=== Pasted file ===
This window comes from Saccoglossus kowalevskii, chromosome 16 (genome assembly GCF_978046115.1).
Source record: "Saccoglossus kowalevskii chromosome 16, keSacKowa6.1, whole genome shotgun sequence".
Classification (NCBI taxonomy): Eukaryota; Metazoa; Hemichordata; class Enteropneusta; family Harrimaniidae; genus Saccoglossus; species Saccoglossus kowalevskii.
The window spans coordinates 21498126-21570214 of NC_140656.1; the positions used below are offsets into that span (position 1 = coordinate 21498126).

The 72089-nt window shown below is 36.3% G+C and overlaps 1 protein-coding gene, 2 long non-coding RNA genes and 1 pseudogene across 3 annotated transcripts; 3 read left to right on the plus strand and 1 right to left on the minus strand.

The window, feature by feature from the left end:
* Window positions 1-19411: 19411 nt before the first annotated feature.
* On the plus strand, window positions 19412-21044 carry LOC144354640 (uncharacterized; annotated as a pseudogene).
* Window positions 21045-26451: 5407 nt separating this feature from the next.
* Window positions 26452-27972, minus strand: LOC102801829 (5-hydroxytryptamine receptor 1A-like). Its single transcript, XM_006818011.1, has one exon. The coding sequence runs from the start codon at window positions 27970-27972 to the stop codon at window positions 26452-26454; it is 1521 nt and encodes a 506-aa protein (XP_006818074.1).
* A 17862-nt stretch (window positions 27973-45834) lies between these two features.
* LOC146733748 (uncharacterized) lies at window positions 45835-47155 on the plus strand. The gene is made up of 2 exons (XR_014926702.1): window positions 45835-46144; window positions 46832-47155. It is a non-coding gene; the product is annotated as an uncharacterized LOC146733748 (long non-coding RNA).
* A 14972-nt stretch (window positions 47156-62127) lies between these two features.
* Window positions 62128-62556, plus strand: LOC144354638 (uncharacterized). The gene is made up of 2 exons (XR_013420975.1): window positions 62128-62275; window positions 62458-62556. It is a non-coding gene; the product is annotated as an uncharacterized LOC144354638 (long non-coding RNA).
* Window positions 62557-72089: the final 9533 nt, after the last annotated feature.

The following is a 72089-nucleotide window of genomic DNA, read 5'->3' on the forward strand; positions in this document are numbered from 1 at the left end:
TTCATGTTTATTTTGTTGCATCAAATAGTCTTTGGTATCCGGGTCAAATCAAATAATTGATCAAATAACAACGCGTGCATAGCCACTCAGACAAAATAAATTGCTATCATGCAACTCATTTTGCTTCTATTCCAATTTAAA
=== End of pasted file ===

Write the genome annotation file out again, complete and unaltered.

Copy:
This window comes from Saccoglossus kowalevskii, chromosome 16 (genome assembly GCF_978046115.1).
Source record: "Saccoglossus kowalevskii chromosome 16, keSacKowa6.1, whole genome shotgun sequence".
Classification (NCBI taxonomy): Eukaryota; Metazoa; Hemichordata; class Enteropneusta; family Harrimaniidae; genus Saccoglossus; species Saccoglossus kowalevskii.
The window spans coordinates 21498126-21570214 of NC_140656.1; the positions used below are offsets into that span (position 1 = coordinate 21498126).

The 72089-nt window shown below is 36.3% G+C and overlaps 1 protein-coding gene, 2 long non-coding RNA genes and 1 pseudogene across 3 annotated transcripts; 3 read left to right on the plus strand and 1 right to left on the minus strand.

The window, feature by feature from the left end:
* Window positions 1-19411: 19411 nt before the first annotated feature.
* On the plus strand, window positions 19412-21044 carry LOC144354640 (uncharacterized; annotated as a pseudogene).
* Window positions 21045-26451: 5407 nt separating this feature from the next.
* Window positions 26452-27972, minus strand: LOC102801829 (5-hydroxytryptamine receptor 1A-like). Its single transcript, XM_006818011.1, has one exon. The coding sequence runs from the start codon at window positions 27970-27972 to the stop codon at window positions 26452-26454; it is 1521 nt and encodes a 506-aa protein (XP_006818074.1).
* A 17862-nt stretch (window positions 27973-45834) lies between these two features.
* LOC146733748 (uncharacterized) lies at window positions 45835-47155 on the plus strand. The gene is made up of 2 exons (XR_014926702.1): window positions 45835-46144; window positions 46832-47155. It is a non-coding gene; the product is annotated as an uncharacterized LOC146733748 (long non-coding RNA).
* A 14972-nt stretch (window positions 47156-62127) lies between these two features.
* Window positions 62128-62556, plus strand: LOC144354638 (uncharacterized). The gene is made up of 2 exons (XR_013420975.1): window positions 62128-62275; window positions 62458-62556. It is a non-coding gene; the product is annotated as an uncharacterized LOC144354638 (long non-coding RNA).
* Window positions 62557-72089: the final 9533 nt, after the last annotated feature.

The following is a 72089-nucleotide window of genomic DNA, read 5'->3' on the forward strand; positions in this document are numbered from 1 at the left end:
TTCATGTTTATTTTGTTGCATCAAATAGTCTTTGGTATCCGGGTCAAATCAAATAATTGATCAAATAACAACGCGTGCATAGCCACTCAGACAAAATAAATTGCTATCATGCAACTCATTTTGCTTCTATTCCAATTTAAA